The Moth Chase

Elevating the Art of Procrastanalysis – Academics wasting time on pop culture

Just because you shot Jesse James…

with 2 comments

jesse james, just because you killed jesse james,

Proving he has a clearer grip on reality than anyone else in the show, Mike pretty much sums up the theme we’ve seen develop over three episodes with that amazing quote: “Just because you shot Jesse James don’t make you Jesse James.”

Jesse James, Doc Holliday, Walter White, Mike, Just because you kill jesse james

I’ve always thought of myself as more of a “Doc Holliday.”

Not that Walt is getting the message, nit-picking over mule-fees and hazard money like he has a lot of other options. Seriously, what can we possibly make of his big-man posturing over whether or not they should pay to keep Mike’s “guys” quiet except that he was, well, playing the big man? What part of “don’t force them to spill their guts and send us all to prison” does he not understand? His stand-off with Mike over the “legacy fee” coupled with his complete ignorance of how “the business” actually works left him seeming even more dangerous, if that was possible. The look of fear and disbelief in Jesse’s eyes at the end of the episode when Walt was making not too veiled references to killing Mike to teach him “not to fly too close to the sun” said it nicely: what kind of lunatic has Mr. White become?

One who hasn’t lost his ability for good, and unexpected, ideas it turns out, since the best part of the episode for me was watching Walt come up with the movable cook site, disguised as a house under fumigation. Thank goodness Walt’s genius hasn’t diminished as his maniacal pride has grown. There was a playfulness to watching the “four amigos” scouting possible cook sites that relieved some of the impending doom, and I actually felt so proud of Jesse and Walt as they calmly and reasonably went over plans for the portable ventilation system like partners in an engineering firm, or at least like equals who’ve come along way from moping up human remains in an acid bath upstairs. Of course, Walt is concocting an elaborate plan to emotionally manipulate Jesse into breaking up with Andrea by scaring him to death with talk of lifelong commitment and total honesty. But still, for a split second there I was so proud and happy: the boys’ve done good. And since it seems Jesse is going to become more lovable and more sane the more awful and insane Walt becomes, I’ll go there all the way and say I absolve Jesse from all his foolishness in the past and just hope he makes it out alive.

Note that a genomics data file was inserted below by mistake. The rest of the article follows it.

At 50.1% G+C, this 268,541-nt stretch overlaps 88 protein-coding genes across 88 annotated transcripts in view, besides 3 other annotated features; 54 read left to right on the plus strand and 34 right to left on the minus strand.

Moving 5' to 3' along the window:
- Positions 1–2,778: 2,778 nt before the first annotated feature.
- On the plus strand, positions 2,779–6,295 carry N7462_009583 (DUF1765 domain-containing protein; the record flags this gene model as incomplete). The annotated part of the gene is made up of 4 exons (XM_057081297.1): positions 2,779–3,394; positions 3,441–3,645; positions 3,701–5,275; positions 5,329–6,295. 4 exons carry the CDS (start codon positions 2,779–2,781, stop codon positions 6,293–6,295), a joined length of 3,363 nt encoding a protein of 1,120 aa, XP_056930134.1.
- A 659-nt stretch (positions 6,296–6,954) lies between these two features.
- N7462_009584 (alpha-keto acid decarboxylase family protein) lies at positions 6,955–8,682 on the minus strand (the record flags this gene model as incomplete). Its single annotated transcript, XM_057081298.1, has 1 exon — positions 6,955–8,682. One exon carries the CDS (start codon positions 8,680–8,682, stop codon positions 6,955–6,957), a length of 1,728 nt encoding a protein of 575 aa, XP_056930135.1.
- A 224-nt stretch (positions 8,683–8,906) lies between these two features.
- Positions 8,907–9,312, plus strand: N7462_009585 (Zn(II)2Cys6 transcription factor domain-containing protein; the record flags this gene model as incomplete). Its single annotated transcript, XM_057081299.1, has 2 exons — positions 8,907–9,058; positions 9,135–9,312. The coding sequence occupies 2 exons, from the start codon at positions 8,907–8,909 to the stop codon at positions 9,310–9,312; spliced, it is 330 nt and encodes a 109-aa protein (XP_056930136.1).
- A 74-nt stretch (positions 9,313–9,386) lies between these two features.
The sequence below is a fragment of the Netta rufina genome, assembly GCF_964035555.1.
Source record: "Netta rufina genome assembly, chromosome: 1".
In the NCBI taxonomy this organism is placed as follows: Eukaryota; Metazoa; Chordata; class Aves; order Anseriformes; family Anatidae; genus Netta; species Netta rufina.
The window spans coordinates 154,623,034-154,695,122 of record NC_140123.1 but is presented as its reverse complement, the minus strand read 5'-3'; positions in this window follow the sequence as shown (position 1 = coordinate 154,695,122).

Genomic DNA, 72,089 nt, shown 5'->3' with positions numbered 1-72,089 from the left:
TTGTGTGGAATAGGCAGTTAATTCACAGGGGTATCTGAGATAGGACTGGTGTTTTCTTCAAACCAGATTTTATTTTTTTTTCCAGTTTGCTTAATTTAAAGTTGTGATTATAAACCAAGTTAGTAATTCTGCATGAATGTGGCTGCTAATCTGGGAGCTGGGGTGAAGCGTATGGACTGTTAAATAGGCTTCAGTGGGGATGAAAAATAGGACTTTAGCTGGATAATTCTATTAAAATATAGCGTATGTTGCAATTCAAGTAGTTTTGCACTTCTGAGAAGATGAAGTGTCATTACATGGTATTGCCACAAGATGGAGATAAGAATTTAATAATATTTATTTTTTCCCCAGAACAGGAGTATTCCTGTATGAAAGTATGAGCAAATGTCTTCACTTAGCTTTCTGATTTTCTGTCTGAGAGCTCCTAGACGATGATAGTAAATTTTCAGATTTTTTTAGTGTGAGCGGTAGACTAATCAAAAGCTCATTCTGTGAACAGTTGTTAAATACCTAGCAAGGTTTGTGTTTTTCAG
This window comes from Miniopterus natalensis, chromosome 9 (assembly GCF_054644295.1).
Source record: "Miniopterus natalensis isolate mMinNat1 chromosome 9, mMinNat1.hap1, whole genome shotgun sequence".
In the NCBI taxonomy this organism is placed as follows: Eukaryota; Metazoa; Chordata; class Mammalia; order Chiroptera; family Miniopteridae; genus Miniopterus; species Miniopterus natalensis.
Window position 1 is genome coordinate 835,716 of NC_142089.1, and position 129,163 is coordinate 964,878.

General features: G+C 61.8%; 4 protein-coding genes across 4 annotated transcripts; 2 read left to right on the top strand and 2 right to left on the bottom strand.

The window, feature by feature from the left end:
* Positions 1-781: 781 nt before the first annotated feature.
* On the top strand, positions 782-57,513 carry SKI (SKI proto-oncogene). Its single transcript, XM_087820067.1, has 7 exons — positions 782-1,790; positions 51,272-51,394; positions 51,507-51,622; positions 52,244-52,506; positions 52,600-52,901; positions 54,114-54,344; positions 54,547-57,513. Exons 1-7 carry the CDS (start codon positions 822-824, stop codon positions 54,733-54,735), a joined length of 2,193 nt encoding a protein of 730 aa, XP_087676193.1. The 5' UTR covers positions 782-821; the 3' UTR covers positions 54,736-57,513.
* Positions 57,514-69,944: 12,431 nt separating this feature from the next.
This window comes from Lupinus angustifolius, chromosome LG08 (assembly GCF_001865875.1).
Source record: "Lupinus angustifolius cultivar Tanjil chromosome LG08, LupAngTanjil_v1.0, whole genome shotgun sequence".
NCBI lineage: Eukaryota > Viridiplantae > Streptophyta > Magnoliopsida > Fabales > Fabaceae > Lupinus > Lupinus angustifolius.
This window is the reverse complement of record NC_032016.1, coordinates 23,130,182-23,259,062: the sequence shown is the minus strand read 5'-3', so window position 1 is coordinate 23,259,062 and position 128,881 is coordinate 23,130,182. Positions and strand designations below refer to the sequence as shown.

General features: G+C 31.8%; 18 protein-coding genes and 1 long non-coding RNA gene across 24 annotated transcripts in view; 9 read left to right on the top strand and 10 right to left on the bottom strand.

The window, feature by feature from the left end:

I can only imagine Walt’s fall is going to be stupendous and he’ll take a lot of people down with him, given this build up, since other than the new cook site, the episode felt a bit slow and repetitive. If we had any doubt that Walt has become a monster, this episode killed it off. He moves back in to the master bedroom, terrifying Skyler into a hysterical mess; he takes the moral credit as a long-suffering spouse leading Marie to believe that Skyler’s breakdown was due to guilt over her affair with Ted; and he, as mentioned above, manipulates Jesse into breaking up with Andrea. Oh, and let’s not forget he lets the baby watch Scarface! I have to wonder, though, if he hasn’t overplayed his hand with Skyler. His matter-of-face nonchalance is either meant to scare or comfort her into submission, but the Skyler we’ve known is just as likely to go to Hank as cower for too much longer, and I am starting to wonder if she won’t be part of his downfall after all.

Was more happening here than I realize? Are their aspects of Walt’s monstrous transformation that I’m missing? Is he smart enough to one day be Jesse James? Or just plain crazy enough?

Final thought: Jesse Plemons as the earnest vermin-killer! I don’t know if you watched Friday Night Lights but Landry Clark was one of my favorite characters of all time, and my heart just exploded with happiness to see him on BB. Not in the same “Jesse Pinkman you aren’t a meth-using idiot child anymore” way, but close.

K

Kathryn,

I think you are right on track with this episode. The only plot it covers moving forward is the development of the operation. The Three Stooges (this isn’t a reference I would have quickly made myself, but since Walt and Jesse were watching it, I’m assuming there is some meaning to pull from it. I think it kind of points out how the three main guys are hindered from moving forward as a cohesive group because they are too busy trying to oneup each other (poke each other in the eye and slap each other)) develop a sweet plan. It is fun to see Walt’s planning brilliance come out again. This Vamanos Pest plan seemed almost lighthearted and giddy when juxtaposed with Walt’s emotional controlling of Jesse and Marie.